Securites and Exchange Commission v.Morriss et al
MEMORANDUM AND ORDER: IT IS HEREBY ORDERED that the objection of Blink Marketing Group, LLC [Doc. #390 ] is sustained.. Signed by District Judge Carol E. Jackson on 4/14/16. (KKS)
UNITED STATES DISTRICT COURT
EASTERN DISTRICT OF MISSOURI
SECURITIES AND EXCHANGE
BURTON DOUGLAS MORRISS, et al.,
Case No. 4:12-CV-80 (CEJ)
MEMORANDUM AND ORDER
This matter is before the Court on the objection of Blink Marketing Group,
LLC, (Blink) to the receiver’s determination to disallow a portion of Blink’s claim for
materials and services it provided to Acartha Group, LLC. The receiver has filed a
response in support of her determination.
On January 17, 2012, the Court appointed a receiver to oversee four
investment entities established by defendant Burton Douglas Morriss, including
Acartha Group, LLC (Acartha Group). The Court subsequently established a
procedure for individuals or entities to submit claims for payment from the
receivership entities. [Doc. #234, as amended by Doc. #278]. Blink submitted a
claim for marketing materials and services it provided to Acartha Group. On April
28, 2015, the receiver notified Blink that she would recommend allowance of the
claim in part. Blink timely filed an objection seeking payment of its entire claim.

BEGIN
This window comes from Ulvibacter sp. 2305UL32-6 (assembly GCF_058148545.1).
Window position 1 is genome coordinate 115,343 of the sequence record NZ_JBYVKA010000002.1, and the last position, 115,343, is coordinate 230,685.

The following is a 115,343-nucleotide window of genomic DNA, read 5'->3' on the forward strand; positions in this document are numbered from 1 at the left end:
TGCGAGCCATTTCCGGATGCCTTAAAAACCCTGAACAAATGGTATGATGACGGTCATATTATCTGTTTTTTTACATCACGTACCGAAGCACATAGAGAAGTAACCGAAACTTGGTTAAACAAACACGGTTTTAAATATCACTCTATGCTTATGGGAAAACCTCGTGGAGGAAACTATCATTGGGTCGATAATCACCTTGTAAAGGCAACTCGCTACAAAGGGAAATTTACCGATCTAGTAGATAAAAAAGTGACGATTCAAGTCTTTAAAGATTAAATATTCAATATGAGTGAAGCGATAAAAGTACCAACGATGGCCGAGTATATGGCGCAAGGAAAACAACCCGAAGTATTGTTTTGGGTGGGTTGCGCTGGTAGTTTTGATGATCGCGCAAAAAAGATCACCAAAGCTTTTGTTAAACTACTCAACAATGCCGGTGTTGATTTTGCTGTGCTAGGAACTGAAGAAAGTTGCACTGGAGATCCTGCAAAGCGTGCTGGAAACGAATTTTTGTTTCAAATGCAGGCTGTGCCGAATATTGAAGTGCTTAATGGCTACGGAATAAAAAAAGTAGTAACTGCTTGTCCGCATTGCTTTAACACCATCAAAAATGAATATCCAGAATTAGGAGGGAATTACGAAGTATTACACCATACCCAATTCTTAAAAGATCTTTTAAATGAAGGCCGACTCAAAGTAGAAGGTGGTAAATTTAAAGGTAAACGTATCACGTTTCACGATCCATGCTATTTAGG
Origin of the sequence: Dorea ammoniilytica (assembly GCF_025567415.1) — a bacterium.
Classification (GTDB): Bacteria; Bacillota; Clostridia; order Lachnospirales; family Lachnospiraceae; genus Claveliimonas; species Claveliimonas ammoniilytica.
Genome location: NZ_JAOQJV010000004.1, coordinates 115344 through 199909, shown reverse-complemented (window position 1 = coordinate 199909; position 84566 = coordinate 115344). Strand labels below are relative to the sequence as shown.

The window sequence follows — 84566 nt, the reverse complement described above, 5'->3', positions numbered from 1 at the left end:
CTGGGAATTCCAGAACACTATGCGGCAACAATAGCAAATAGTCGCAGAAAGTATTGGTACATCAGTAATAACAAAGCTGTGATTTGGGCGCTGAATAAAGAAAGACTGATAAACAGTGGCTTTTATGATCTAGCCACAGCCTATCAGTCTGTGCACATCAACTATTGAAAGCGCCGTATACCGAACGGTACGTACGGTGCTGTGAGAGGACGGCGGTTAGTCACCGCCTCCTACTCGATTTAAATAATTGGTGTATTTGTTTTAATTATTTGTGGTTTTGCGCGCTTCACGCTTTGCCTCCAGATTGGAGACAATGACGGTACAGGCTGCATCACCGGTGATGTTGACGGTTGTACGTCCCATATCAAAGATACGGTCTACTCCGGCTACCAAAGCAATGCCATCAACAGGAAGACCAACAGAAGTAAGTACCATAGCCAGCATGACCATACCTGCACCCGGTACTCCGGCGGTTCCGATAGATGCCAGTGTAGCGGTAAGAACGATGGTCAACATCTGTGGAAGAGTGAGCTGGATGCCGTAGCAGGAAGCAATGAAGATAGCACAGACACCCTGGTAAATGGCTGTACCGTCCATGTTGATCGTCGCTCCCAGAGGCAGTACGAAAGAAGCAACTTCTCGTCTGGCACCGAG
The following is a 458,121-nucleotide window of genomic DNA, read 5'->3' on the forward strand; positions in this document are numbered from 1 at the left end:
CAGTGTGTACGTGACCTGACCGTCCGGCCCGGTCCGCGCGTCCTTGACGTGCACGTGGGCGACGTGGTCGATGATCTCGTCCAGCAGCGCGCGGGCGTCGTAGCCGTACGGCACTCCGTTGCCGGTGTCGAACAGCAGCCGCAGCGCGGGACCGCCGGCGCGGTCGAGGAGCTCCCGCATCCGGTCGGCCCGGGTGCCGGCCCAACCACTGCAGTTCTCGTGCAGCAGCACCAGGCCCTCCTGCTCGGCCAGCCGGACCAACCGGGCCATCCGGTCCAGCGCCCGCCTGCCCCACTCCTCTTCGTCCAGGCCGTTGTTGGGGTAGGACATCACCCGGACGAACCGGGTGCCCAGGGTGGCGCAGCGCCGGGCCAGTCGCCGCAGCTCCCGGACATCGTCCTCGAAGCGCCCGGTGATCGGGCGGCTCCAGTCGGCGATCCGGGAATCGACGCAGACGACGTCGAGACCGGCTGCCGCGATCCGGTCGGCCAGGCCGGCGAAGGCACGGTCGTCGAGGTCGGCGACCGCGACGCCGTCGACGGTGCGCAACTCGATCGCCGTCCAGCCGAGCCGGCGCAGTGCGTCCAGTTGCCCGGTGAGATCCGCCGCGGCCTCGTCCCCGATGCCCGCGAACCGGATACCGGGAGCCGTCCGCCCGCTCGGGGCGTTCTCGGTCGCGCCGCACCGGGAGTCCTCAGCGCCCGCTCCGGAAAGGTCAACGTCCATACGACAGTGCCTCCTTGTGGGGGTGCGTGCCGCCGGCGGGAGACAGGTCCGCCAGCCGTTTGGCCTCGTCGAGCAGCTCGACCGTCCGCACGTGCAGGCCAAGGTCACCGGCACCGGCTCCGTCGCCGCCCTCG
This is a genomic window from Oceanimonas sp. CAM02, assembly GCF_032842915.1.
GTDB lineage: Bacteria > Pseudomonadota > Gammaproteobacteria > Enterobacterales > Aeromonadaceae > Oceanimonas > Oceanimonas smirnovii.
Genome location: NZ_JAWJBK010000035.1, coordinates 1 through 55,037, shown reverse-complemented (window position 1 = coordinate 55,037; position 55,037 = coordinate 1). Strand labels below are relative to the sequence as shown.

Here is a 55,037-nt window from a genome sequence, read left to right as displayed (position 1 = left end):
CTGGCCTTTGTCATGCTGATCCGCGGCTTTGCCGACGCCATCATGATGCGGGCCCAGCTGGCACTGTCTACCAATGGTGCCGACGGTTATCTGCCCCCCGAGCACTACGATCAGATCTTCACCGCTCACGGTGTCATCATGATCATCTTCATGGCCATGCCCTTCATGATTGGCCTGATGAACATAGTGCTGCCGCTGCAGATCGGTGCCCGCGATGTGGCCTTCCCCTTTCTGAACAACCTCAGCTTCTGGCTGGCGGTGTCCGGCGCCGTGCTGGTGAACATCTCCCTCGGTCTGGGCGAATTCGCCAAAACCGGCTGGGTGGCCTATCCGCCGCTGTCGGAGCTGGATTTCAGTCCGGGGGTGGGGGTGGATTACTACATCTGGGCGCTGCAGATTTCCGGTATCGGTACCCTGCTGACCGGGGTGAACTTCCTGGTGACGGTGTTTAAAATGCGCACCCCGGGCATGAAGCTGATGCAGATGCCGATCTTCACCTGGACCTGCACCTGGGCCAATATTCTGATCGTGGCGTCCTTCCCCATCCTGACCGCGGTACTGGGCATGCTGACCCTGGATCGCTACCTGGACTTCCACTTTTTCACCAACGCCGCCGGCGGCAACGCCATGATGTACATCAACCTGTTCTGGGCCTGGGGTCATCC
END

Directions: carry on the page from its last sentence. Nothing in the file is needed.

Blink is a sales and marketing communications agency. In mid-2011, Blink
produced investor presentation materials for Acartha. See Invoices dated May –
August 2011 [Doc. #390-8]. In addition, Blink proprietor William Lawlor had
multiple discussions with Morriss regarding Acartha’s corporate website. See
William Lawlor Affidavit at ¶¶ 4, 8 [Doc. #390-8 at 4]. On July 27, 2011, Lawlor
emailed Morriss an offer (called a Statement of Work or “SOW”1) to design and
execute changes to the website. Email and July 2011 SOW at §§ 1, 4 [Doc. #39712]. The July 2011 SOW addressed three components to be completed for a total
cost of $90,000. Id. It appears that Lawlor and Morriss discussed Blink’s proposal
because, on August 14, 2011, Lawlor emailed Morriss an updated SOW for work on